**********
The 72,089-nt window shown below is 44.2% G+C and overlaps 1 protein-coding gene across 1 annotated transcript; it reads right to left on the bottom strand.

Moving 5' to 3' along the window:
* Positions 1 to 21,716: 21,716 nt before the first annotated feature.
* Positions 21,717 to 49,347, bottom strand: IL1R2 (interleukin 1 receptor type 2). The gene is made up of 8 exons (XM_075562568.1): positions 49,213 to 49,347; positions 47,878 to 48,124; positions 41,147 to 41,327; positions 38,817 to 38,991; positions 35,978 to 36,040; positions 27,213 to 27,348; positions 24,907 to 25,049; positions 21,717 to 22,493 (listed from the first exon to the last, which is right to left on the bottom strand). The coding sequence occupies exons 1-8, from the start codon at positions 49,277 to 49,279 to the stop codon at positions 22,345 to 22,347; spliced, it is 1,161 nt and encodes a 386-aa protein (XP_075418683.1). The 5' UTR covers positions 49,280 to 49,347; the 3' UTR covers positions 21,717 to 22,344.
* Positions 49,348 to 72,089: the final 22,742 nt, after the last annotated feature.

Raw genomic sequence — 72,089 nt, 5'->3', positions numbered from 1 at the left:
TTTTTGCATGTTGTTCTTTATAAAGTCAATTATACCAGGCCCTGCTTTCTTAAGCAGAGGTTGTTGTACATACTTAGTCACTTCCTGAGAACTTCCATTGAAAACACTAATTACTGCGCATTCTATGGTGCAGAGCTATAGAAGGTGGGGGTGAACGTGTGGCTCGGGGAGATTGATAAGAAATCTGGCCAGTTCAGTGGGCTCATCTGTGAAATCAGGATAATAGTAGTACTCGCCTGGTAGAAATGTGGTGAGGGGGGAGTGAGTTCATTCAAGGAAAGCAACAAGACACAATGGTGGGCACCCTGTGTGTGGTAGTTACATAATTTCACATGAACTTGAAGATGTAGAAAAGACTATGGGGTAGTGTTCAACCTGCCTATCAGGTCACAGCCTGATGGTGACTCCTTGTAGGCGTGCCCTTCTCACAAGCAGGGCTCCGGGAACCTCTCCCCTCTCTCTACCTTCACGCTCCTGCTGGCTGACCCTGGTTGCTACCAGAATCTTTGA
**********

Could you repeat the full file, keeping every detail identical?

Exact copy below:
The 72,089-nt window shown below is 44.2% G+C and overlaps 1 protein-coding gene across 1 annotated transcript; it reads right to left on the bottom strand.

Moving 5' to 3' along the window:
* Positions 1 to 21,716: 21,716 nt before the first annotated feature.
* Positions 21,717 to 49,347, bottom strand: IL1R2 (interleukin 1 receptor type 2). The gene is made up of 8 exons (XM_075562568.1): positions 49,213 to 49,347; positions 47,878 to 48,124; positions 41,147 to 41,327; positions 38,817 to 38,991; positions 35,978 to 36,040; positions 27,213 to 27,348; positions 24,907 to 25,049; positions 21,717 to 22,493 (listed from the first exon to the last, which is right to left on the bottom strand). The coding sequence occupies exons 1-8, from the start codon at positions 49,277 to 49,279 to the stop codon at positions 22,345 to 22,347; spliced, it is 1,161 nt and encodes a 386-aa protein (XP_075418683.1). The 5' UTR covers positions 49,280 to 49,347; the 3' UTR covers positions 21,717 to 22,344.
* Positions 49,348 to 72,089: the final 22,742 nt, after the last annotated feature.

Raw genomic sequence — 72,089 nt, 5'->3', positions numbered from 1 at the left:
TTTTTGCATGTTGTTCTTTATAAAGTCAATTATACCAGGCCCTGCTTTCTTAAGCAGAGGTTGTTGTACATACTTAGTCACTTCCTGAGAACTTCCATTGAAAACACTAATTACTGCGCATTCTATGGTGCAGAGCTATAGAAGGTGGGGGTGAACGTGTGGCTCGGGGAGATTGATAAGAAATCTGGCCAGTTCAGTGGGCTCATCTGTGAAATCAGGATAATAGTAGTACTCGCCTGGTAGAAATGTGGTGAGGGGGGAGTGAGTTCATTCAAGGAAAGCAACAAGACACAATGGTGGGCACCCTGTGTGTGGTAGTTACATAATTTCACATGAACTTGAAGATGTAGAAAAGACTATGGGGTAGTGTTCAACCTGCCTATCAGGTCACAGCCTGATGGTGACTCCTTGTAGGCGTGCCCTTCTCACAAGCAGGGCTCCGGGAACCTCTCCCCTCTCTCTACCTTCACGCTCCTGCTGGCTGACCCTGGTTGCTACCAGAATCTTTGA